893 F.3d 671 (9th Cir. 2018), 18-15775, Short v. Brown

Docket Nº:18-15775
Citation:893 F.3d 671
Opinion Judge:OWENS, Circuit Judge:
Party Name:Jeffrey SHORT; Trina T.R. Heter; Sacramento Valley Lincoln Club, Plaintiffs-Appellants, v. Edmund G. BROWN, Jr.; Alex Padilla, in his official capacity as Secretary of State of California; Jill Lavine, in her official capacity as Registrar of Voters for the County of Sacramento; Rebecca Martinez, in her official capacity as Registrar of Voters...
Attorney:Jason Brett Torchinsky (argued), Holtzman Vogel Josefiak Torchinsky PLLC, Warrenton, Virginia; Brian Hildreth, Bell McAndrews and Hiltachk, Sacramento, California; for Plaintiffs-Appellants. Benjamin Matthew Glickman (argued), Deputy Attorney General; Mark R. Beckington, Supervising Deputy Attorn...
Judge Panel:Before: Kermit V. Lipez, Richard C. Tallman, and John B. Owens, Circuit Judges.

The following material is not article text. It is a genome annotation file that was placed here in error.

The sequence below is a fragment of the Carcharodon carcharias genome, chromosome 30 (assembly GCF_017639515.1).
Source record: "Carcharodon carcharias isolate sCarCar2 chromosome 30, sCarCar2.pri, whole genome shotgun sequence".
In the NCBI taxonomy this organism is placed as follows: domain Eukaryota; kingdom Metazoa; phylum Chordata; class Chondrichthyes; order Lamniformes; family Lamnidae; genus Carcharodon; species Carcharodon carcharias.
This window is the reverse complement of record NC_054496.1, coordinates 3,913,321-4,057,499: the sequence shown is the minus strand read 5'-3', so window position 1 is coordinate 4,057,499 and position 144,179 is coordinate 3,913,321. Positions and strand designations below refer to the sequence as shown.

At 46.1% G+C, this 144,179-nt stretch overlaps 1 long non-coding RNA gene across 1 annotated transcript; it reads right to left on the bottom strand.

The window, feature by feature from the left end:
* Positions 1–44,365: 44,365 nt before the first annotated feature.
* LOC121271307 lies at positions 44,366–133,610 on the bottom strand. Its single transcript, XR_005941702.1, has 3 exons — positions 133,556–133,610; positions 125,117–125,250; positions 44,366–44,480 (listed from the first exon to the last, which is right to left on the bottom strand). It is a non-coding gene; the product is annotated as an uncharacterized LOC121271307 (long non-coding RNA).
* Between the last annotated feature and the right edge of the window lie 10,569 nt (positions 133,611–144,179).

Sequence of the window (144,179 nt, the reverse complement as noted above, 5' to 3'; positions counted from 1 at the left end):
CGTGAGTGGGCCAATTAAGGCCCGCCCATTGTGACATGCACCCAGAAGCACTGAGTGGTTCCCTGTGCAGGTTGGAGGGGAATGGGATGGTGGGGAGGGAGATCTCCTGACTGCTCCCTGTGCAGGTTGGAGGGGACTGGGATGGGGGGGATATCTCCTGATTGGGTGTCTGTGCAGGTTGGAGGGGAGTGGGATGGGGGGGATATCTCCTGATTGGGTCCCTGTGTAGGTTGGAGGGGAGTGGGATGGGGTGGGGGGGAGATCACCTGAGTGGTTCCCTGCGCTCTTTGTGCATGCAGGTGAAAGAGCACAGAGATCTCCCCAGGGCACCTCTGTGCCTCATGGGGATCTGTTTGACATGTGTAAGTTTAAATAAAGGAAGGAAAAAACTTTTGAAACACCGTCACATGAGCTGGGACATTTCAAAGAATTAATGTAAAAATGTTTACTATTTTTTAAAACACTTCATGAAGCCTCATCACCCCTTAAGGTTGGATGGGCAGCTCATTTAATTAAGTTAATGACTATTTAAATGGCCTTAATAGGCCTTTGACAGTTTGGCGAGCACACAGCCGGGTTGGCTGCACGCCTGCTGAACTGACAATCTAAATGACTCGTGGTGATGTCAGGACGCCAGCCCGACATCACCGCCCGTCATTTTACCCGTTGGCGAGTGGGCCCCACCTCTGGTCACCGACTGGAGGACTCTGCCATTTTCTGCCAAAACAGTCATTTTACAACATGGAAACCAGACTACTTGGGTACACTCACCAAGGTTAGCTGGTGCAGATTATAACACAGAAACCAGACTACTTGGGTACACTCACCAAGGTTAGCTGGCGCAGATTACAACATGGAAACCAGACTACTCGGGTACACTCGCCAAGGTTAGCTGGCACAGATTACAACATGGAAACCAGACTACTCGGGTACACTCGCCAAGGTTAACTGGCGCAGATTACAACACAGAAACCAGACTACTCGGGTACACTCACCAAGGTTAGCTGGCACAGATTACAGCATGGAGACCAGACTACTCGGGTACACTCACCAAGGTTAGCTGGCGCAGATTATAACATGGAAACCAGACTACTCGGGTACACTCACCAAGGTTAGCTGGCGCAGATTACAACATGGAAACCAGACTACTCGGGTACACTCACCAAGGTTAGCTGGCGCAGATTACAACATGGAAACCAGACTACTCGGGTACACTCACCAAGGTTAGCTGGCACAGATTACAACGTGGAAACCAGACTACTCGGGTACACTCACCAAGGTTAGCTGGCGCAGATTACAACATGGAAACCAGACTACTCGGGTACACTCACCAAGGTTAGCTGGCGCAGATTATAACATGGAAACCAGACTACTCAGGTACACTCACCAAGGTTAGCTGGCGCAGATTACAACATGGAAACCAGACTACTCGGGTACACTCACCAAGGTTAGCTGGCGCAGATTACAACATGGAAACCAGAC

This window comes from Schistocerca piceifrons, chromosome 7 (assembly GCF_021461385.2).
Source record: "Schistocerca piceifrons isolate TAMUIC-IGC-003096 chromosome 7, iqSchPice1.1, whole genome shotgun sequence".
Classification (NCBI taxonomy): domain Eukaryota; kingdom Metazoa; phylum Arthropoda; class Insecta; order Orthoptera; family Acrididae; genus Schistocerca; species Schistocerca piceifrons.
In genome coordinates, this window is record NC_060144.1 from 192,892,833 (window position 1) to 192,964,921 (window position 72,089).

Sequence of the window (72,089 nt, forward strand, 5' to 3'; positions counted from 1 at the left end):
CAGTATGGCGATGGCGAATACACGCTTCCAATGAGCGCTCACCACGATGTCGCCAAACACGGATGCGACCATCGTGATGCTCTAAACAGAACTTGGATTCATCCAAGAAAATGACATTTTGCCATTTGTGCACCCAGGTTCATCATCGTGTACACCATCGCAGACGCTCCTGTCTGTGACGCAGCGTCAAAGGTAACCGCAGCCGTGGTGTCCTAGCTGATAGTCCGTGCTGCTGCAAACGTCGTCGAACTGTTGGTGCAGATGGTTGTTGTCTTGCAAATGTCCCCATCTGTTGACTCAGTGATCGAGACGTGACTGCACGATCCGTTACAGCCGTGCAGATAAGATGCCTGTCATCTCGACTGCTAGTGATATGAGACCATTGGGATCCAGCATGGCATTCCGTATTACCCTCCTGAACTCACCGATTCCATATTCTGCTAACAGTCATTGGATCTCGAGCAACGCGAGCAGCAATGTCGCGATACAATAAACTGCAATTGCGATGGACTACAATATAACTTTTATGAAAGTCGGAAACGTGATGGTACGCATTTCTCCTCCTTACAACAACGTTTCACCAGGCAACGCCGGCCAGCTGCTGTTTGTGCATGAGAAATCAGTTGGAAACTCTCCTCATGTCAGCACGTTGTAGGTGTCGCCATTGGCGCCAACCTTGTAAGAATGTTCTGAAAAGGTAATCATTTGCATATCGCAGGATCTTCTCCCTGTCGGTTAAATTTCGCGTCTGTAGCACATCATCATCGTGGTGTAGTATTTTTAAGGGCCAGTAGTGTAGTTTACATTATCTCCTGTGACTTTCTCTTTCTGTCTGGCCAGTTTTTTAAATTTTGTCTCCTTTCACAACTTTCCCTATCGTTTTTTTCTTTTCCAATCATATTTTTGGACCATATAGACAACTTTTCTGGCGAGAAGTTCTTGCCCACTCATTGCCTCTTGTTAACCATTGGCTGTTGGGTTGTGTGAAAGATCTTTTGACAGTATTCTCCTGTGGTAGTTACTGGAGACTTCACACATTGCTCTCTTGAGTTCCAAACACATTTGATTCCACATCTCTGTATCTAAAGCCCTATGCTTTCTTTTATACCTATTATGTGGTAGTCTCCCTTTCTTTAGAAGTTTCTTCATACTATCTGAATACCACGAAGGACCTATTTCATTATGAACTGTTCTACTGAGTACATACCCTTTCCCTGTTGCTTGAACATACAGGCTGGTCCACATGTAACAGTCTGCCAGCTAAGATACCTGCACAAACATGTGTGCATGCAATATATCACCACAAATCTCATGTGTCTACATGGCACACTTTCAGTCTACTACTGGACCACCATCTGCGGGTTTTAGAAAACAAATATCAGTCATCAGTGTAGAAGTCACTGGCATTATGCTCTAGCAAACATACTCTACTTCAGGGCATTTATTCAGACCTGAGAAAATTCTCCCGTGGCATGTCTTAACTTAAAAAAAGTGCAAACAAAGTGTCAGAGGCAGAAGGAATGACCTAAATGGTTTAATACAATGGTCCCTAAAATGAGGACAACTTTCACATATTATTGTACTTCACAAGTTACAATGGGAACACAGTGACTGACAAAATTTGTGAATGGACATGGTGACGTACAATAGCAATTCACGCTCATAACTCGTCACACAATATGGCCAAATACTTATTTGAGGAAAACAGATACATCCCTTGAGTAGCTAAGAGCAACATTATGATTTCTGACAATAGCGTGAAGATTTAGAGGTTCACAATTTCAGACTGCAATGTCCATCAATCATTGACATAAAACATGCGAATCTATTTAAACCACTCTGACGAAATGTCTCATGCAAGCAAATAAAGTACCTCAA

Case Date:June 22, 2018
Court:United States Courts of Appeals, Court of Appeals for the Ninth Circuit
 
FREE EXCERPT

Page 671

893 F.3d 671 (9th Cir. 2018)

Jeffrey SHORT; Trina T.R. Heter; Sacramento Valley Lincoln Club, Plaintiffs-Appellants,

v.

Edmund G. BROWN, Jr.; Alex Padilla, in his official capacity as Secretary of State of California; Jill Lavine, in her official capacity as Registrar of Voters for the County of Sacramento; Rebecca Martinez, in her official capacity as Registrar of Voters for the County of Madera; Gregory J. Diaz, in his official capacity as Registrar of Voters for the County of Nevada, Defendants-Appellees.

No. 18-15775

United States Court of Appeals, Ninth Circuit

June 22, 2018

Argued and Submitted June 8, 2018 Pasadena, California

Page 672

[Copyrighted Material Omitted]

Page 673

Appeal from the United States District Court for the Eastern District of California, Troy L. Nunley, District Judge, Presiding, D.C. No. 2:18-cv-00421-TLN-KJN